I think the loudest criticism of The Green Mile is the film’s long runtime, but personally, I loved it. There was more time to flesh out the characters and to feel the passing of time along with them. Hanks gives an incredible performance, as does the late Michael Clarke Duncan, who received an Oscar nomination for his role as John Coffey. Darabont proved he was not a “one hit wonder” with Shawshank, and honestly, I thought the cinematography of The Green Mile was superior between the two films. Don’t kill me, please.

The Green Mile is a heartbreaking, solid drama, and one of the few adaptations that takes King’s work and elevates it.

–Romona Comet


8. The Mist (2007)

Stephen King is fucking great. You know what else is great? Frank Darabont’s adaptations of King’s work. He directed what IMDB considers the greatest film of all time and followed up with the greatest Christ allegory ever made. He was two for two and decided to got back to the ol’ King well one more time but this time, he decided to skip the King dramas and adapt one of his horror stories instead. And goddamn did that decision pay off in spades.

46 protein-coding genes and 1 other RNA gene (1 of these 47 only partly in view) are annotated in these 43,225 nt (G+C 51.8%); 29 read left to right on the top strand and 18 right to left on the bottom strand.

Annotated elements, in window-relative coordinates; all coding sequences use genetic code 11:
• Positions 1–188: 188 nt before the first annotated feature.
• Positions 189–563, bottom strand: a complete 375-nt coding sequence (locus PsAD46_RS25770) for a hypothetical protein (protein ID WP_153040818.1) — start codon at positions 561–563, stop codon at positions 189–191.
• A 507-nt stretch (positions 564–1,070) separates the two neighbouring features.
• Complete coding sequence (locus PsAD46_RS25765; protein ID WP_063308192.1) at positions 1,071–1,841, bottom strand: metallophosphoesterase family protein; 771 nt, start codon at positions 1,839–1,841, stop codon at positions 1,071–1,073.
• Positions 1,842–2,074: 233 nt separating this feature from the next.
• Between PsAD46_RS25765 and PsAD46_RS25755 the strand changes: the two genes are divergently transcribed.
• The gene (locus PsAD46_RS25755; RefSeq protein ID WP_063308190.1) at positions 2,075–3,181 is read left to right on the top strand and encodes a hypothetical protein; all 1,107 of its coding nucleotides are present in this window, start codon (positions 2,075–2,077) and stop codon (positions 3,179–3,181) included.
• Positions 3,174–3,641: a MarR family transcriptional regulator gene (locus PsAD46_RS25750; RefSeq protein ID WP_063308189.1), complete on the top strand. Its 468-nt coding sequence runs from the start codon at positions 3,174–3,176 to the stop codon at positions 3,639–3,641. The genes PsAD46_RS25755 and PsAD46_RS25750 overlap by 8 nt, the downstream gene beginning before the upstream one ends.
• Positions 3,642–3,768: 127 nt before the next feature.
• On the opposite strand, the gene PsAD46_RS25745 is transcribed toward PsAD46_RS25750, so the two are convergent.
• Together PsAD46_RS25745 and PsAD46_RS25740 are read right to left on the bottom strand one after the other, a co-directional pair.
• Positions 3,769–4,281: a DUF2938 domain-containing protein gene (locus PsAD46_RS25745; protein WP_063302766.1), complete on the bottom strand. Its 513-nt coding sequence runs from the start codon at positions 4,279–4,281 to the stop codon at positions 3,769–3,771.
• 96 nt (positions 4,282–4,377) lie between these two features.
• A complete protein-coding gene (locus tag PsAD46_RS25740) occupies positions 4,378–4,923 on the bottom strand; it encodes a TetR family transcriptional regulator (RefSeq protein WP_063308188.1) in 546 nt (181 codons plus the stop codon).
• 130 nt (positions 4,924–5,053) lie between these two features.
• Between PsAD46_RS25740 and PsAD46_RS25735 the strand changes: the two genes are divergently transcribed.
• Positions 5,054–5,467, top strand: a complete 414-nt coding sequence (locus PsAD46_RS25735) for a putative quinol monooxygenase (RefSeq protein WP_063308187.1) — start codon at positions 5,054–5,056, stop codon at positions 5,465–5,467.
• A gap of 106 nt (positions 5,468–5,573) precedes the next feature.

Taking place almost entirely in a supermarket which is surrounded by an unexplained mist, the film shows that mob mentality and unchecked religious fanaticism is far more terrifying than any Lovecraftian monster. Or at the very least equal to because this film has some pretty great fucking monsters. Which is also the only negative of the film. Some of the creatures are amazing looking, while others (tentacle in the storeroom), look terrible.

I believe the reason for that is the fact that Darabont always intended for this film to be in black and white and I believe he designed the film around that color palette. If you haven’t watched this film in the intended black and white, I highly recommend it. Not only is that the director’s preferred version of the film but it adds a layer of unease. It’s hard to explain but in the absence of color, everything seems darker and more bleak. Which, considering the infamous ending, makes the film 2x bleak. Which I’m pretty sure is a record.